Tuesday, November 05, 2013

Our God Comes

I was sent a review copy of the CD Our God Comes by Antioch Live, the worship band for Antioch Community Church in Waco, Texas. It's the band's second CD, having released Forever Sound last year.

Antioch Community Church currently has 30 church plants in the United States and another 40 in other parts of the world, all involving more than 30,000 people. So I had great expectations of the band of the church at the centre of this movement. I was not disappointed. Worship bands like Hillsong have set high standards for sound and songwriting, and Antioch Live is meeting them. The sound quality of the live album is what would be expected from an arena concert.

The album begins with the high-energy pop of Come (lyrics like "When you walk into the room, I can feel you" could as easily be in a Top 40 pop song as in a praise and worship song). Light Me Up and Awaken Us are also power pop numbers, but I admit that Come is my favourite song on the CD. Piano melody is featured on songs like Wonderful Counselor, How Much More, Savior Forever and I Will Raise, and electro-pop on such tracks as God and King and God Who Saves.

The 72-minute, live recording was produced by James Mark Gulley and assistant Owen Wible, recorded by Randy Adams and mastered at Marcussen Mastering in Hollywood CA by Stephen Marcussen. Featuring songwriters James Mark Gulley, Stephen Gulley, Brandon Seibert, Thomas Wilson and Johanna Six, Our God Comes also features worship leaders James Mark Gulley, Stephen Gulley, Johanna Six and Clare Berlinsky.

Full track listing: Come
God And King
Wonderful Counselor
God Who Saves
How Much More
I Will Raise
Light Me Up
Awaken Us
One Hundred Three
Savior Forever
Our God Comes

All songs are available with CCLI licencing.

More information on Our God Comes can be found on iTunes and from Clear Day Media Group.

Sunday, November 03, 2013

O Lord, Open the Eyes of the King: Sermon, All Saints 2013

All Saints is the second of three days known in the church as Hallowmas: Hallowe’en, or All Hallows Eve, on October 31st; All Saints on November 1st, honouring all of the saints and martyrs of the church; and All Souls on November 2nd, commemorating all the faithful departed. In Protestant practice, and especially in our Methodist tradition, both the saints of the church and the departed members of the congregation are remembered at All Saints. In many churches this is a memorial Sunday, with the names read out of all from the congregation who have died in the past year. This is because we regard all true followers of Jesus as saints. This is what Scripture tells us: The letter to the Romans begins, “To all God’s beloved in Rome, who are called to be saints.” The first letter to the Corinthians: “To the church of God that is in Corinth, to those who are sanctified in Christ Jesus, called to be saints.” The letter to the Ephesians: “To the saints who are in Ephesus.” Believers in Jesus are called saints. We are called saints. We are all called to be saints.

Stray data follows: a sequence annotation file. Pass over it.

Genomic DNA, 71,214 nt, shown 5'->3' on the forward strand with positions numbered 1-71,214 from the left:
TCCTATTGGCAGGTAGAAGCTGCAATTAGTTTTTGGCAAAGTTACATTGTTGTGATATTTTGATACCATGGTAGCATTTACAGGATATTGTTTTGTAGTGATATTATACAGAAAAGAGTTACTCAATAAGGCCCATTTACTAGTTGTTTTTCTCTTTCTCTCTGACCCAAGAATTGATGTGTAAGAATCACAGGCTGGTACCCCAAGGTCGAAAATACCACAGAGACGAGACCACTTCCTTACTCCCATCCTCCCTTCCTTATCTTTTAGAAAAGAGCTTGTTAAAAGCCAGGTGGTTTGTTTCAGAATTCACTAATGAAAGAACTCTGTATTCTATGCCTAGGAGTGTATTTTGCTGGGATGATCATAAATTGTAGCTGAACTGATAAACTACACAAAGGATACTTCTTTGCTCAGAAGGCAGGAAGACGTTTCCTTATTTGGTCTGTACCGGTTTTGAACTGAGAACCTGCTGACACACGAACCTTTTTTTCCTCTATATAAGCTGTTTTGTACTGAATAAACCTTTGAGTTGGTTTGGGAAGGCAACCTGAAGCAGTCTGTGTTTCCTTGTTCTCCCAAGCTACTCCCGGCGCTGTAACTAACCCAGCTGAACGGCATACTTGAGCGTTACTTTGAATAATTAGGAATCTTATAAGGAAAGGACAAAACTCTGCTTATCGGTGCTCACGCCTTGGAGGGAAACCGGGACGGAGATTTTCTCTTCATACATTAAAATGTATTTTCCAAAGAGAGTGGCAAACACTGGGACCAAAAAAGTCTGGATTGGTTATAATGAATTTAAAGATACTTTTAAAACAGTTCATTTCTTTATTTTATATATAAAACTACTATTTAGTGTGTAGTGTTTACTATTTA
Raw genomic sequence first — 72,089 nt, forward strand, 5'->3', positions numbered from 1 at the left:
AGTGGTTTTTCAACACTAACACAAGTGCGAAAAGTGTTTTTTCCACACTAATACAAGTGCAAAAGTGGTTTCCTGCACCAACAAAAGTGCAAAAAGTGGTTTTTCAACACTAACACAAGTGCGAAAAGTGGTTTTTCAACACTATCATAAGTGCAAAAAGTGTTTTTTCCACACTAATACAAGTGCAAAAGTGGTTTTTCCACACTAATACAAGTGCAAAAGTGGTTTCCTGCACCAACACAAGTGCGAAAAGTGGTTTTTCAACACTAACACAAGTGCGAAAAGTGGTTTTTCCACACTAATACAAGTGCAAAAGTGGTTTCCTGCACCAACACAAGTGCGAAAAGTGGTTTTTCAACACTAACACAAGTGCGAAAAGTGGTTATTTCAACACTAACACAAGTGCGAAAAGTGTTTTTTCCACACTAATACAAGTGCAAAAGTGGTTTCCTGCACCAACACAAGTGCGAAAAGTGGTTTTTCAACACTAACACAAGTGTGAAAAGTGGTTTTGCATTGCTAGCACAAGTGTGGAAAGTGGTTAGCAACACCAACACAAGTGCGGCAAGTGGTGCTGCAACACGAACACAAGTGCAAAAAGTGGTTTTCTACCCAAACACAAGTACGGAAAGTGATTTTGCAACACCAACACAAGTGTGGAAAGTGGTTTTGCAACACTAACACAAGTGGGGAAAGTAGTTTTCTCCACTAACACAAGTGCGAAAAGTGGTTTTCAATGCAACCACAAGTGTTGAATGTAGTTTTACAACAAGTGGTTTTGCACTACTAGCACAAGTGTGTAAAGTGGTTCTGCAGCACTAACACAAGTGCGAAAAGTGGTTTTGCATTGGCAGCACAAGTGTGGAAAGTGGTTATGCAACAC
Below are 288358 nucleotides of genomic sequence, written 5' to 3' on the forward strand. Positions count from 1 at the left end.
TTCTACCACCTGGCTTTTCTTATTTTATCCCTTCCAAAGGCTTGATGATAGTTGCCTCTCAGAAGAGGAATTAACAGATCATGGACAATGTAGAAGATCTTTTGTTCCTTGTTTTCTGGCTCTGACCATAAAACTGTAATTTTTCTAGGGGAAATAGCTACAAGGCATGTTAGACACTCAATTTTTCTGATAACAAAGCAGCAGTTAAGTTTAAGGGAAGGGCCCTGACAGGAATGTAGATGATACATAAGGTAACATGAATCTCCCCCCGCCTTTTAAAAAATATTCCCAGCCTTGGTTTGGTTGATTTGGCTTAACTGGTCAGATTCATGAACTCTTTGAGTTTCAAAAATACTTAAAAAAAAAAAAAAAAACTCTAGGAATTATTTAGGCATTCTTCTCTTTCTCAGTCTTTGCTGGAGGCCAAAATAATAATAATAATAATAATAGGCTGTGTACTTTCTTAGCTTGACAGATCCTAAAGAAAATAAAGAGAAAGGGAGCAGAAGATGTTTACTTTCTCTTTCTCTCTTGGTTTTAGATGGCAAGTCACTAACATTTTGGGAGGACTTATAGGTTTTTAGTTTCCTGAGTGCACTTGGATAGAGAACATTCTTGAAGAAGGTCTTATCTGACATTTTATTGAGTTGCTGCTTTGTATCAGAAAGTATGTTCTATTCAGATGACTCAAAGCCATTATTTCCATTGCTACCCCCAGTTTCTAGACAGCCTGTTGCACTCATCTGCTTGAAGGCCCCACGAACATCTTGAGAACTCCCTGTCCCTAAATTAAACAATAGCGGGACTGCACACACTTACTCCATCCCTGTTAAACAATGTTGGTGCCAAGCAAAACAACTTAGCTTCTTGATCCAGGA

So we could talk today about any follower of Jesus, past or present, as a saint. I could talk about any of the faithful departed from this congregation, and I know that names and faces will immediately come to mind – anyone who entered into their eternal rest hearing the words of Jesus, Well done, you good and faithful servant. I could talk about any of my relations who are now gone, who carved out lives for themselves and their families and descendants in the rough bush country of the Saint John River Valley in New Brunswick. For some reason the other day I was thinking of my relative Mary Johnson, who emigrated from Sweden to the United States when she was 16, in 1875, and married my great great uncle Burrell Hatfield when he was working in Massachusetts. She was active in the Advent Christian Church in Woodstock, New Brunswick.When anyone would visit her she would tell them, “Well, you’re looking good, but then again I don’t see so good.”

A Song of Faith of The United Church of Canada says:

Our ancestors in faith bequeath to us experiences of their faithful living; upon their lives are lives are built. Our living of the gospel makes us part of this communion of saints, experiencing the fulfillment of God’s reign even as we actively anticipate a new heaven and a new earth.
I’ve been quoting other words from a Song of Faith, that “Scripture is our song for the journey, the living word passed on from generation to generation to guide and inspire.” So part of the legacy of faithful living the saints have given to us is guidance and inspiration through Scripture. As this is the third sermon of our three-part series on Scripture, I want to talk today about saints and the Bible – not just the saints we find in the Bible, Matthew and Mark and Peter and Paul and Andrew and Mary Magdalene and the others, but those who wrote the Bible and worked so that Scripture can be passed on from generation to generation.